How To Build An Energy Efficient House

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Energy efficiency is about using less energy to do the same job, and there are several areas around your home where you can save energy and cut your power bills dramatically.


Windows are a huge source of heat loss in winter and heat gain in summer. Choosing the right window coverings, both inside and out, can make a significant difference to your energy bills all year round.

Exposed windows account for about half of the unwanted heat your home takes in during the summer months. Simply by installing screens or shade awnings, you will cut down glare, block harmful UV rays and reduce the inside temperature considerably. External venetian blinds are also a great idea, with louvres that allow you to adjust the amount of light entering the room.

In winter, heat drains from your home through every window. If you have large sliding glass doors and windows, you will experience even greater heat loss, so the energy-efficient thing to do is to cover these areas with heavily lined drapes or, if your tastes are more contemporary, close fitting Holland or Roman blinds.

The right window coverings mean the right temperature can be maintained all year long, with much less reliance on central heating or air conditioning.


This is another area where large gains can be made in energy efficiency. There are many different types of ceiling insulation on the market today, with fibreglass being the most popular. Other types include foam, natural fibres (such as wool) and cellulose fibre made from recycled paper.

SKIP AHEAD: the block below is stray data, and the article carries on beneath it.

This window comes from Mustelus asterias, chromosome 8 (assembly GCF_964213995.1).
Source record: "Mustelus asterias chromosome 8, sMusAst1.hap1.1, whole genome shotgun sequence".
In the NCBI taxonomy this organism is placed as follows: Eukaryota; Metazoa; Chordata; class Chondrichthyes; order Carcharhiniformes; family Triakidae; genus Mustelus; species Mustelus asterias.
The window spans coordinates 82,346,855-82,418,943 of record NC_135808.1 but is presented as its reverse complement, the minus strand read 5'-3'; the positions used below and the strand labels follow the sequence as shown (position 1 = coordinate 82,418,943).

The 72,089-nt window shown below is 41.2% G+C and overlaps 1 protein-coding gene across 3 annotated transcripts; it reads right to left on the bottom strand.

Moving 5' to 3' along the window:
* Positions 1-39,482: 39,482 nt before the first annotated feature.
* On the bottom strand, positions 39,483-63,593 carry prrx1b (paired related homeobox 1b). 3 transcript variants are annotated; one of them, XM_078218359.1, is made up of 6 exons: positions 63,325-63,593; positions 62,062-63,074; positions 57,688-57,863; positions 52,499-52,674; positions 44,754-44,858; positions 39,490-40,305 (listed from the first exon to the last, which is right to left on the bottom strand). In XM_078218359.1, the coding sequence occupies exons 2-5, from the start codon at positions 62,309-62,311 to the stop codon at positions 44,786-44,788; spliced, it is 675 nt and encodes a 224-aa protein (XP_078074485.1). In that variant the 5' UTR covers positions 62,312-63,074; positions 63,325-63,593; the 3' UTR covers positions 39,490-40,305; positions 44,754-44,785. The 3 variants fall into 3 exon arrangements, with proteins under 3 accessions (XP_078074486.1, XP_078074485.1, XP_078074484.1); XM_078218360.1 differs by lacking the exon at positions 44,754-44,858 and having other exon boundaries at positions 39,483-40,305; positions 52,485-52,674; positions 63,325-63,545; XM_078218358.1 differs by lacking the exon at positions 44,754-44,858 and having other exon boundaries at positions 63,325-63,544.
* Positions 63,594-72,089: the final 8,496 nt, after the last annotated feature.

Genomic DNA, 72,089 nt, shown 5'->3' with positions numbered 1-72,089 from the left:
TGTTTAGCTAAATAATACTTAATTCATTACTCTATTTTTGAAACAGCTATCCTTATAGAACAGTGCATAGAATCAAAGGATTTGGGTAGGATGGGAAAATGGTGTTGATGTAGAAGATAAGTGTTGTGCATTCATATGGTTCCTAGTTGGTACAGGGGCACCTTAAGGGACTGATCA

Insulating your ceiling will hold in heat during the winter and keep your home cooler for longer in summer. Apart from windows, the ceiling is the most important area to attend to when making your home more energy efficient.

You can also insulate your walls for added comfort. Foam insulation can be pumped into most wall cavities, which increases heat retention and also helps to decrease noise by up to 75 per cent.


The third most important area where energy efficiency gains can be achieved is in the type of appliances you run and how you operate them.

Refrigerators more than 10 years old use up to three times as much electricity as modern, energy-rated models. As appliances get older, replacing them with energy-efficient alternatives will make a noticeable difference to your power bill.

Most appliances these days are energy rated, and the more stars you can afford, the bigger the savings you’ll make in the long run. Modern energy-rated models are available in appliances such as air conditioners, heaters, stoves, dishwashers, hot-water systems and washing machines.

The way you operate these appliances can also save you money. Air conditioners should be set at 25ºC for maximum efficiency, hot water systems should operate at 60ºC, clothes should be washed in cold water and dishwashers should only be run when fully loaded.

Having an energy efficient home is not only better for your back pocket but also for the environment, and it only takes a five-minute tour of your home to find numerous ways you can save.

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